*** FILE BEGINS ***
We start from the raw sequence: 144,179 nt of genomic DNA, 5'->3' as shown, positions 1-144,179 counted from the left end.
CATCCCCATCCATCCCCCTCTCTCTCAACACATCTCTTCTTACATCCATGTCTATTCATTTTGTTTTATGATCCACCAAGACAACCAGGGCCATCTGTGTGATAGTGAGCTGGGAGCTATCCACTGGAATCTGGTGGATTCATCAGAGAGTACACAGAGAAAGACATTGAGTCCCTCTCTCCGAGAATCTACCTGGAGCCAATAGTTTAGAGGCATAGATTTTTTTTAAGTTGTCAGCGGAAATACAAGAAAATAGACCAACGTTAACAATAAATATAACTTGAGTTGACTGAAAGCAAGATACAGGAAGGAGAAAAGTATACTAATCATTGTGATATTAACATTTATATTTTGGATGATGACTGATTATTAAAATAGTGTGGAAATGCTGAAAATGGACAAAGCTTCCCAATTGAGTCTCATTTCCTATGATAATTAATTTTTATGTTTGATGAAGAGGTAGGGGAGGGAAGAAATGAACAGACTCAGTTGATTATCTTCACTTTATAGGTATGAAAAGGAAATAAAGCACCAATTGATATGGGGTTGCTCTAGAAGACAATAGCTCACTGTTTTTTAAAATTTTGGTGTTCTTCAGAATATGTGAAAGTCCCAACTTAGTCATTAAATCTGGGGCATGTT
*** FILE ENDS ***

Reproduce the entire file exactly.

We start from the raw sequence: 144,179 nt of genomic DNA, 5'->3' as shown, positions 1-144,179 counted from the left end.
CATCCCCATCCATCCCCCTCTCTCTCAACACATCTCTTCTTACATCCATGTCTATTCATTTTGTTTTATGATCCACCAAGACAACCAGGGCCATCTGTGTGATAGTGAGCTGGGAGCTATCCACTGGAATCTGGTGGATTCATCAGAGAGTACACAGAGAAAGACATTGAGTCCCTCTCTCCGAGAATCTACCTGGAGCCAATAGTTTAGAGGCATAGATTTTTTTTAAGTTGTCAGCGGAAATACAAGAAAATAGACCAACGTTAACAATAAATATAACTTGAGTTGACTGAAAGCAAGATACAGGAAGGAGAAAAGTATACTAATCATTGTGATATTAACATTTATATTTTGGATGATGACTGATTATTAAAATAGTGTGGAAATGCTGAAAATGGACAAAGCTTCCCAATTGAGTCTCATTTCCTATGATAATTAATTTTTATGTTTGATGAAGAGGTAGGGGAGGGAAGAAATGAACAGACTCAGTTGATTATCTTCACTTTATAGGTATGAAAAGGAAATAAAGCACCAATTGATATGGGGTTGCTCTAGAAGACAATAGCTCACTGTTTTTTAAAATTTTGGTGTTCTTCAGAATATGTGAAAGTCCCAACTTAGTCATTAAATCTGGGGCATGTT